Garry Watson of Gordon’s Restaurant in Inverkeilor goes cherry picking and chooses a simple recipe to showcase this abundant fruit
It’s no idle boast to say that Courier Country is at the forefront of growing fruits – from raspberries, strawberries and blueberries to plums and cherries, we have them in abundance.
Cherries are particularly in the ascendant just now. They are such a wonderful fruit and knowing I can get them locally, grown on great Scottish soil, means I can enjoy them at home and in dishes I serve here in the restaurant.
They may be a little more expensive than other local fruits, but the quality is superb. The glossy skin, juicy flesh and sweet taste are worth that little bit extra. Cherries are the perfect complement to sweet and savoury dishes. Try them in my irresistible nougat cherry glace recipe (an ice cream dessert that can be made without using an ice cream machine) or you can seek out some savoury recipes that match seasonal salads or fatty meats like duck – a classic and delicious combination.
Cherrieshave great health benefits too – full of antioxidants, lower in sugar than some other fruits and have been found to help sleep.
For my cherry nougat glace, heat 150g caster sugar in a heavy-based pan to melt and make a dark golden caramel. Stir in 150g of crushed hazelnuts and pour on to a cold oiled tray to set. When cold crush into small pieces by blitzing in a food processor. Whisk 6 egg whites with 275g of caster sugar to make a stiff meringue and set aside. Whip 450ml of double cream to stiff peaks, then fold together with the meringue, crushed caramel nuts and 150g of chopped cherries. If the dessert is served for adults you can mix in a good splash of Kirsch liqueur at this point. Place in a container and freeze until hard, ideally overnight. When needed, serve scooped in a serving bowl or glass with some more fresh chopped cherries and a little finely shredded mint.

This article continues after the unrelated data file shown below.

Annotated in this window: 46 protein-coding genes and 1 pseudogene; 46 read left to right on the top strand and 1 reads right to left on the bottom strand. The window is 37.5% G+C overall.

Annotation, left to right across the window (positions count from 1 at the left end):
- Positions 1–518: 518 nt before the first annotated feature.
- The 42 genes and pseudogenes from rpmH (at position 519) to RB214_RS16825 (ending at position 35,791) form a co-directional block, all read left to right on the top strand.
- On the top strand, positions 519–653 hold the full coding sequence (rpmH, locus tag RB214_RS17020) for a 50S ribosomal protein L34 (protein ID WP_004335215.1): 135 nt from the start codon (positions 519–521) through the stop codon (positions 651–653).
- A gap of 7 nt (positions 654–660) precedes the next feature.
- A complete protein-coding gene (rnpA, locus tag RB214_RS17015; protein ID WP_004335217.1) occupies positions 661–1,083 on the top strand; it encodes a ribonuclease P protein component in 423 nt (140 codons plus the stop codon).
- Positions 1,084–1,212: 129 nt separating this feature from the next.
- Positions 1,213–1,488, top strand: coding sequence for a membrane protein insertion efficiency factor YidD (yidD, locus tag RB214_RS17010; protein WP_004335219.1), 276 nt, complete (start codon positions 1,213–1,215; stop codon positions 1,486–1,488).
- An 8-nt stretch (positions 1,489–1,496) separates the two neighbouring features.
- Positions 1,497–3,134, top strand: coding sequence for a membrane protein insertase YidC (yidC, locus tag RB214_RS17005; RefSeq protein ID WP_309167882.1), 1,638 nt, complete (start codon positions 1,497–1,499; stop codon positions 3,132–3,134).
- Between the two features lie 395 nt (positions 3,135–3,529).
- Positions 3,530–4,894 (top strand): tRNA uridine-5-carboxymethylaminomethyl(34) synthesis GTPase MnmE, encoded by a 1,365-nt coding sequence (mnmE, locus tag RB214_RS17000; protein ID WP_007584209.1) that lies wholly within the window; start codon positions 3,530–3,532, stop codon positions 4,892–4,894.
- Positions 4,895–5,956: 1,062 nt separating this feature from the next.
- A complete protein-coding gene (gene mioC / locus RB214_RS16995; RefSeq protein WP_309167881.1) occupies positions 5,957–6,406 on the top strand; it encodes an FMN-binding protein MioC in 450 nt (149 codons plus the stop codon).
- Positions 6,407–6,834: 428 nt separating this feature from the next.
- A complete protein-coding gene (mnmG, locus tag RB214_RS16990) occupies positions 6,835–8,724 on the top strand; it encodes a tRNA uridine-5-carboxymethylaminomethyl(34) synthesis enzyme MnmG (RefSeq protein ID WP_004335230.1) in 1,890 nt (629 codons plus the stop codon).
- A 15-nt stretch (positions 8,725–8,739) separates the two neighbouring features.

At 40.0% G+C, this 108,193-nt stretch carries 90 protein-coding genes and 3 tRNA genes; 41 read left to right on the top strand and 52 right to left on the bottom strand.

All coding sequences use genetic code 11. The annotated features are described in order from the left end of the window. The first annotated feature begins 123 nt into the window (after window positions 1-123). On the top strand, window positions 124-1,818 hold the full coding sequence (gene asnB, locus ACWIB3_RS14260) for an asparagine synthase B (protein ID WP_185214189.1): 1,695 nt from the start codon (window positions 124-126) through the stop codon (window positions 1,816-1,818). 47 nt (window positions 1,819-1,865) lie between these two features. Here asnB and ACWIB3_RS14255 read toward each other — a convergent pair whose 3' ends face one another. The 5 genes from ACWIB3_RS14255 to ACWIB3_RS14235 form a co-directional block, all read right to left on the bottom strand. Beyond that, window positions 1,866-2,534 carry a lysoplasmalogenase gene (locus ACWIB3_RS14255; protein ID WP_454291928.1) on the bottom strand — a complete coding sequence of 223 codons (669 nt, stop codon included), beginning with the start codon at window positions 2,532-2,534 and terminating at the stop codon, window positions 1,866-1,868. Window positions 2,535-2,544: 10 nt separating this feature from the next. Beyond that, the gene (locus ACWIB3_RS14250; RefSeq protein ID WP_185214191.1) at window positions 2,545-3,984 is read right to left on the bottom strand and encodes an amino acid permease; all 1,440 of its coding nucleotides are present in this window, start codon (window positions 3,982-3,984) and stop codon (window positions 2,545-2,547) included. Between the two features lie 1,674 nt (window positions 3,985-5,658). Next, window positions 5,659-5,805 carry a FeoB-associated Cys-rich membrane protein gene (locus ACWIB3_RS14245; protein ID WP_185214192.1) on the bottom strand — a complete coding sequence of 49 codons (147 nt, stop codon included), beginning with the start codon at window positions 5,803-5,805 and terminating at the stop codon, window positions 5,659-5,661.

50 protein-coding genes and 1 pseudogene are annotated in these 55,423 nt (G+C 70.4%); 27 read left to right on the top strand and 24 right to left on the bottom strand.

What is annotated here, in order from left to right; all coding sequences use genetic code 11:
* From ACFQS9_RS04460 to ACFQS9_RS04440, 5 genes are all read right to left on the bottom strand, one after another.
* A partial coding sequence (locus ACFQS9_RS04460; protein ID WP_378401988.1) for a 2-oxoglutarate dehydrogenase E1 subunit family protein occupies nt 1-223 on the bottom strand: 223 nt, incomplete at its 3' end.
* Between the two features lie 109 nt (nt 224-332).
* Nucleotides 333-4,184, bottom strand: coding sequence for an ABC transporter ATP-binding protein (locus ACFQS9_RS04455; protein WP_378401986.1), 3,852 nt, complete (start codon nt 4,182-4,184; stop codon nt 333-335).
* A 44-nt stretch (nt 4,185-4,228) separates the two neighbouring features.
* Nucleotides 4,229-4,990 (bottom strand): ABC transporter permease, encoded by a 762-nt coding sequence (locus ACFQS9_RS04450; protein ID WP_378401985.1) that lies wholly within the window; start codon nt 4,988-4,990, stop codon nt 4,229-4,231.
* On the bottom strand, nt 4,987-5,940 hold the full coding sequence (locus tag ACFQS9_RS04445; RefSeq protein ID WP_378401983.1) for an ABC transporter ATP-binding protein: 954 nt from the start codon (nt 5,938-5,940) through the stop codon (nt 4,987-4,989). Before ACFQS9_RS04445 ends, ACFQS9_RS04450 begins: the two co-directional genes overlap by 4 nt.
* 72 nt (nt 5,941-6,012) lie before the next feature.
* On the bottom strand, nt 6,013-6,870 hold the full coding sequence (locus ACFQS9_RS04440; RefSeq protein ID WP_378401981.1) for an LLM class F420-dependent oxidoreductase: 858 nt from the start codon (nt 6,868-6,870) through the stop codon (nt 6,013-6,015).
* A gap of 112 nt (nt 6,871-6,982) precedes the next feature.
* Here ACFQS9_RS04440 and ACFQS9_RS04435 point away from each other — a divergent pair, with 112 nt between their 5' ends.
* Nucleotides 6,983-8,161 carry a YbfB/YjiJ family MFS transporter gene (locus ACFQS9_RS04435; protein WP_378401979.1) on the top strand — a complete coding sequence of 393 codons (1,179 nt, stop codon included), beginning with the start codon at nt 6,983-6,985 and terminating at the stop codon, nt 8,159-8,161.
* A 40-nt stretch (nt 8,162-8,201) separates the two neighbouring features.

Chef’s tip: To remove the pits out of fresh cherries you can buy a hand-held pitter but the job can be also be done by inserting a straw or chopstick into the stem end of the cherry and pushing it through the centre. The tip of the chop tick or straw will hit the pit and push it out the other side. Do this over a bowl to save the lovely cherry juice.